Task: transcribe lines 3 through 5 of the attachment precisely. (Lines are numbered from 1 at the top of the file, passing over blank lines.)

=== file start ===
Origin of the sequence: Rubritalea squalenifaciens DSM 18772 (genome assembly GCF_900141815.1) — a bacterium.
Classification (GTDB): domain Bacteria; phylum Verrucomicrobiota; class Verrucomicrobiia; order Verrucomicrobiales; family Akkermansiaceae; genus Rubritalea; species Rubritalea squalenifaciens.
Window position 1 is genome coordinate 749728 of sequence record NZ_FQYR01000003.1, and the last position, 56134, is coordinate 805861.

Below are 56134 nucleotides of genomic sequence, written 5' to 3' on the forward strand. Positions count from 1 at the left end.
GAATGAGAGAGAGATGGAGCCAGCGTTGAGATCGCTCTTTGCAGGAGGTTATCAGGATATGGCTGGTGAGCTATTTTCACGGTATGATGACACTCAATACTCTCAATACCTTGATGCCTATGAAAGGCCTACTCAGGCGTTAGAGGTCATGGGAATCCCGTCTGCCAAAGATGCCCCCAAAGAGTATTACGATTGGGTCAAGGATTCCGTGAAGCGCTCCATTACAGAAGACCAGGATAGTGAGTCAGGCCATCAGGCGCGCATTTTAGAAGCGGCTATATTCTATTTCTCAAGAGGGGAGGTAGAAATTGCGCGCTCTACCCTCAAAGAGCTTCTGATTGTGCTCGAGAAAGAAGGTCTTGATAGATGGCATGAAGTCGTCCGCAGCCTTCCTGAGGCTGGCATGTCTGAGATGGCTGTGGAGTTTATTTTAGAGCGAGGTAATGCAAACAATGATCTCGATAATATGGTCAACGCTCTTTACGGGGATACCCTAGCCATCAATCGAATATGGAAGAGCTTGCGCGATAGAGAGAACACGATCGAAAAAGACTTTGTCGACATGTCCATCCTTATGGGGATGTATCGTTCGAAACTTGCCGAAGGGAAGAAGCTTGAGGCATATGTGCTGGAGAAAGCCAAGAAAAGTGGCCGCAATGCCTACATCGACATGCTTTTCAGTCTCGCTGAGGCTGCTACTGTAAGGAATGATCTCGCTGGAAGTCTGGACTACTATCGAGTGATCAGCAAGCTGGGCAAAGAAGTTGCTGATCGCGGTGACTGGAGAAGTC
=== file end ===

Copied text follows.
Window position 1 is genome coordinate 749728 of sequence record NZ_FQYR01000003.1, and the last position, 56134, is coordinate 805861.

Below are 56134 nucleotides of genomic sequence, written 5' to 3' on the forward strand. Positions count from 1 at the left end.
GAATGAGAGAGAGATGGAGCCAGCGTTGAGATCGCTCTTTGCAGGAGGTTATCAGGATATGGCTGGTGAGCTATTTTCACGGTATGATGACACTCAATACTCTCAATACCTTGATGCCTATGAAAGGCCTACTCAGGCGTTAGAGGTCATGGGAATCCCGTCTGCCAAAGATGCCCCCAAAGAGTATTACGATTGGGTCAAGGATTCCGTGAAGCGCTCCATTACAGAAGACCAGGATAGTGAGTCAGGCCATCAGGCGCGCATTTTAGAAGCGGCTATATTCTATTTCTCAAGAGGGGAGGTAGAAATTGCGCGCTCTACCCTCAAAGAGCTTCTGATTGTGCTCGAGAAAGAAGGTCTTGATAGATGGCATGAAGTCGTCCGCAGCCTTCCTGAGGCTGGCATGTCTGAGATGGCTGTGGAGTTTATTTTAGAGCGAGGTAATGCAAACAATGATCTCGATAATATGGTCAACGCTCTTTACGGGGATACCCTAGCCATCAATCGAATATGGAAGAGCTTGCGCGATAGAGAGAACACGATCGAAAAAGACTTTGTCGACATGTCCATCCTTATGGGGATGTATCGTTCGAAACTTGCCGAAGGGAAGAAGCTTGAGGCATATGTGCTGGAGAAAGCCAAGAAAAGTGGCCGCAATGCCTACATCGACATGCTTTTCAGTCTCGCTGAGGCTGCTACTGTAAGGAATGATCTCGCTGGAAGTCTGGACTACTATCGAGTGATCAGCAAGCTGGGCAAAGAAGTTGCTGATCGCGGTGACTGGAGAAGTC